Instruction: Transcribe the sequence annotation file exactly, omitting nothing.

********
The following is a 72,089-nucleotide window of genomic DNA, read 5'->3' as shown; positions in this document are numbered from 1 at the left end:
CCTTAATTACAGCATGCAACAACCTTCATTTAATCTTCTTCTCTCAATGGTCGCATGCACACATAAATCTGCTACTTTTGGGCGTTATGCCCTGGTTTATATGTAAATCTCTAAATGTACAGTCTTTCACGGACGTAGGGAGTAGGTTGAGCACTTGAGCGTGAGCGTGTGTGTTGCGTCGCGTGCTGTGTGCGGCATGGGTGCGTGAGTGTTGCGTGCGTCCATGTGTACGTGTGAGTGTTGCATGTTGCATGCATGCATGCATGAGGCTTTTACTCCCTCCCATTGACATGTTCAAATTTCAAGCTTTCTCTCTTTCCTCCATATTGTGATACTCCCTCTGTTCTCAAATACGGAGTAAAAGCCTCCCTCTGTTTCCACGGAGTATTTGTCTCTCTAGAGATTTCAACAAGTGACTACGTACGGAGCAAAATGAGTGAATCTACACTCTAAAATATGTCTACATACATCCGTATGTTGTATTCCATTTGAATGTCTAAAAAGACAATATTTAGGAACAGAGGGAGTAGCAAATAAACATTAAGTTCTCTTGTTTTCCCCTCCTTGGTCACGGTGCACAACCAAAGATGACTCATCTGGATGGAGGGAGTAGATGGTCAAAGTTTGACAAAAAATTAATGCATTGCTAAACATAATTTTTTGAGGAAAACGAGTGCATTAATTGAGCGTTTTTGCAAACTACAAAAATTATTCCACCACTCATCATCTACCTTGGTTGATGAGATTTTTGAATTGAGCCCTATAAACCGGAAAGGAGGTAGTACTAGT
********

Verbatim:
The following is a 72,089-nucleotide window of genomic DNA, read 5'->3' as shown; positions in this document are numbered from 1 at the left end:
CCTTAATTACAGCATGCAACAACCTTCATTTAATCTTCTTCTCTCAATGGTCGCATGCACACATAAATCTGCTACTTTTGGGCGTTATGCCCTGGTTTATATGTAAATCTCTAAATGTACAGTCTTTCACGGACGTAGGGAGTAGGTTGAGCACTTGAGCGTGAGCGTGTGTGTTGCGTCGCGTGCTGTGTGCGGCATGGGTGCGTGAGTGTTGCGTGCGTCCATGTGTACGTGTGAGTGTTGCATGTTGCATGCATGCATGCATGAGGCTTTTACTCCCTCCCATTGACATGTTCAAATTTCAAGCTTTCTCTCTTTCCTCCATATTGTGATACTCCCTCTGTTCTCAAATACGGAGTAAAAGCCTCCCTCTGTTTCCACGGAGTATTTGTCTCTCTAGAGATTTCAACAAGTGACTACGTACGGAGCAAAATGAGTGAATCTACACTCTAAAATATGTCTACATACATCCGTATGTTGTATTCCATTTGAATGTCTAAAAAGACAATATTTAGGAACAGAGGGAGTAGCAAATAAACATTAAGTTCTCTTGTTTTCCCCTCCTTGGTCACGGTGCACAACCAAAGATGACTCATCTGGATGGAGGGAGTAGATGGTCAAAGTTTGACAAAAAATTAATGCATTGCTAAACATAATTTTTTGAGGAAAACGAGTGCATTAATTGAGCGTTTTTGCAAACTACAAAAATTATTCCACCACTCATCATCTACCTTGGTTGATGAGATTTTTGAATTGAGCCCTATAAACCGGAAAGGAGGTAGTACTAGT